I know, I know — this comes as no surprise, since the Pauls père et fils routinely organize for CPAC straw polls. I missed last year, but I’m at a loss to recall when anyone else but a Paul won the straw poll when offered. (If I recall correctly, they didn’t hold one in 2012 because of the active primary.) This time, it might be a little different:
Sen. Rand Paul (R-Ky.) has won the Conservative Political Action Conference’s straw poll for the second year in a row.
Paul took 31 percent of the vote, a 20 point lead over second-place finisher Sen. Ted Cruz (R-Texas). The freshman senator got 11 percent, but saw a significant uptick from just 4 percent last year.ADVERTISEMENT
Conservative favorite Ben Carson, a neurosurgeon who’s amassed a grassroots following, was third with 9 percent. Gov. Chris Christie (R-N.J.), who addressed the crowd this year after not being invited in 2012, was fourth with 8 percent support.
The biggest loser of the night was Sen. Marco Rubio (R-Fla.). Though he finished in second place last year with 23 percent, this year his support cratered and he finished in seventh place with just 6 percent support. The Florida senator saw his support among the conservative base erode following his support for comprehensive immigration reform.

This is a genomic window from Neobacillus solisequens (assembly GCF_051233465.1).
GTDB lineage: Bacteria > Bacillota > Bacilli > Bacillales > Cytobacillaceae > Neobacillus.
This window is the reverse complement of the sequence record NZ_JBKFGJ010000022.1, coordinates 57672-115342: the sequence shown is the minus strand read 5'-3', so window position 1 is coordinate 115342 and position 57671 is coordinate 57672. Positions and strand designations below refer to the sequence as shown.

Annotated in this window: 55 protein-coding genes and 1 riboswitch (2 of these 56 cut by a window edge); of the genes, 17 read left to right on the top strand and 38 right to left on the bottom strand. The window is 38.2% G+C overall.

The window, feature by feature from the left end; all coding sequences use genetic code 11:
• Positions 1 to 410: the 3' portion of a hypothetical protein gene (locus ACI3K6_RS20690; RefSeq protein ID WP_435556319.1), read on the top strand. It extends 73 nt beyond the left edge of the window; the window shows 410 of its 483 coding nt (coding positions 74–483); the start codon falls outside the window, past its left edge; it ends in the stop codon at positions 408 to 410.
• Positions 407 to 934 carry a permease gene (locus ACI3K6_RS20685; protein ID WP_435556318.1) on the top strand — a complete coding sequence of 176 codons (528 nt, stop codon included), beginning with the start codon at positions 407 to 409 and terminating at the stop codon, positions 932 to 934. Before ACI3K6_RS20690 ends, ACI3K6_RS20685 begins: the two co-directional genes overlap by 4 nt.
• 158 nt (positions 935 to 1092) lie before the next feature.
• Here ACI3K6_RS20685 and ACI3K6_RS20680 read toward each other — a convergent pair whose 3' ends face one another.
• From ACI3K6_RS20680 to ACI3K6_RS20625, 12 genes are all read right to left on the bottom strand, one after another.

Why different? Well, this is the first time that I didn’t see evidence of large-scale organization by Paul supporters. I saw a few “I Stand with Rand” hand signs around, and Senator Paul got a huge audience and reaction to his speech, but the college-student campaign in the hallways never materialized, as it had in previous CPACs. It’s possible that it existed more than was seen, but part of the point in previous CPACs was to overwhelm people with Paul supporters throughout the conference.
This result may, then, reflect more organic support for Paul among the grassroots than organized support, and that’s good news for Paul. Otherwise, though, no one’s going to take the finish order very seriously. I can’t recall the last time a CPAC straw poll predicted even a good primary campaign, so don’t expect anyone who’s seriously thinking about a 2016 run to get discouraged too much by a low finish.
Here’s the video of the announcement last night: